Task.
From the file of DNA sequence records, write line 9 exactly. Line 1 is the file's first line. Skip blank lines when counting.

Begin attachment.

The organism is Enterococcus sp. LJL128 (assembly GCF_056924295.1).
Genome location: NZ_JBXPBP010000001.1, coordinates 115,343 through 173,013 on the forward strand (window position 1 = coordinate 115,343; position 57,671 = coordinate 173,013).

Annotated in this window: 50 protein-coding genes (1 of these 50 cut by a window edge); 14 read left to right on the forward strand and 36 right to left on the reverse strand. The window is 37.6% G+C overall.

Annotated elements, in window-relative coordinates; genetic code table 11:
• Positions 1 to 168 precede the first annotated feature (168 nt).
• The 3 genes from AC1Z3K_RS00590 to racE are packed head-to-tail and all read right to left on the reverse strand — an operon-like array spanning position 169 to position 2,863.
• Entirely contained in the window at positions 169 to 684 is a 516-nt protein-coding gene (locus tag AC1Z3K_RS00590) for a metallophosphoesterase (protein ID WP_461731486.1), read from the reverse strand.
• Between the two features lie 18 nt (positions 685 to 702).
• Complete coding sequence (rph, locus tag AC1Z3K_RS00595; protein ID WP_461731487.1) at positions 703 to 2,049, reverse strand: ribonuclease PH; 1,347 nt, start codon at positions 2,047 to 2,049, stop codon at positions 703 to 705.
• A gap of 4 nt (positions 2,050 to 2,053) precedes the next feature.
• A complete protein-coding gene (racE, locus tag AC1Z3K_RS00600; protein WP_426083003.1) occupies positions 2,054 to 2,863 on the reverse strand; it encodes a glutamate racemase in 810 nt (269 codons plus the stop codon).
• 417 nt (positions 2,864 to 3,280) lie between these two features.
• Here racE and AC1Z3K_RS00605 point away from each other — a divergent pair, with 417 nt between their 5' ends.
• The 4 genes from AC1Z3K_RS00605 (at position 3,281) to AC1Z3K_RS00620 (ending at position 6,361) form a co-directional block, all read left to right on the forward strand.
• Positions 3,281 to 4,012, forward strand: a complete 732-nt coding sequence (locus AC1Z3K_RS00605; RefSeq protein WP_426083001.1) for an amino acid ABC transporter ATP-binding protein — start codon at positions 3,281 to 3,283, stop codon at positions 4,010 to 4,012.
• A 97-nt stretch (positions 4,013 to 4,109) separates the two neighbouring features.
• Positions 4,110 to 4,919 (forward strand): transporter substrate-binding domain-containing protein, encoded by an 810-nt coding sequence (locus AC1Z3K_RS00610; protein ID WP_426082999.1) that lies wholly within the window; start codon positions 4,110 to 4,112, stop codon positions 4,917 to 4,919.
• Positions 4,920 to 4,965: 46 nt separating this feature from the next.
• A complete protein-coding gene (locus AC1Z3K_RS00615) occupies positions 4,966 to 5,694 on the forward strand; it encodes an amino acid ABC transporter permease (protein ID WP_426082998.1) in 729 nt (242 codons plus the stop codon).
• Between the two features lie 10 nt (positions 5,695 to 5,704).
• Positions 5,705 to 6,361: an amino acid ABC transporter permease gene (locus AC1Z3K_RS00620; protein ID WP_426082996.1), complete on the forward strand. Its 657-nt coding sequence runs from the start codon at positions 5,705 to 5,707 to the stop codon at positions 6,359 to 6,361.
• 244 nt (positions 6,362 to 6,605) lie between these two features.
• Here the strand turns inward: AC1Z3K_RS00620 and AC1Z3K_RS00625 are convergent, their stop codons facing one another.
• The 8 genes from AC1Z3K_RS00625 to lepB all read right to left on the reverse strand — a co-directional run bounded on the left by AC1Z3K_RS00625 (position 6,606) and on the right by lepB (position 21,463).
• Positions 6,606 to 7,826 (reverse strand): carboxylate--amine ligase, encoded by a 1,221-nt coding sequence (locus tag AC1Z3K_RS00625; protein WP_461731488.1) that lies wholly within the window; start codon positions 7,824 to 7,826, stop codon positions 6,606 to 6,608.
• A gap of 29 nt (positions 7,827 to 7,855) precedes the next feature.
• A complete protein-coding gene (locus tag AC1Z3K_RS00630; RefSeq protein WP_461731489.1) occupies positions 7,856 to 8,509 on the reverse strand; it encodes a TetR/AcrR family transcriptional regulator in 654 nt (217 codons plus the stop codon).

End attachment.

• Complete coding sequence (rph, locus tag AC1Z3K_RS00595; protein ID WP_461731487.1) at positions 703 to 2,049, reverse strand: ribonuclease PH; 1,347 nt, start codon at positions 2,047 to 2,049, stop codon at positions 703 to 705.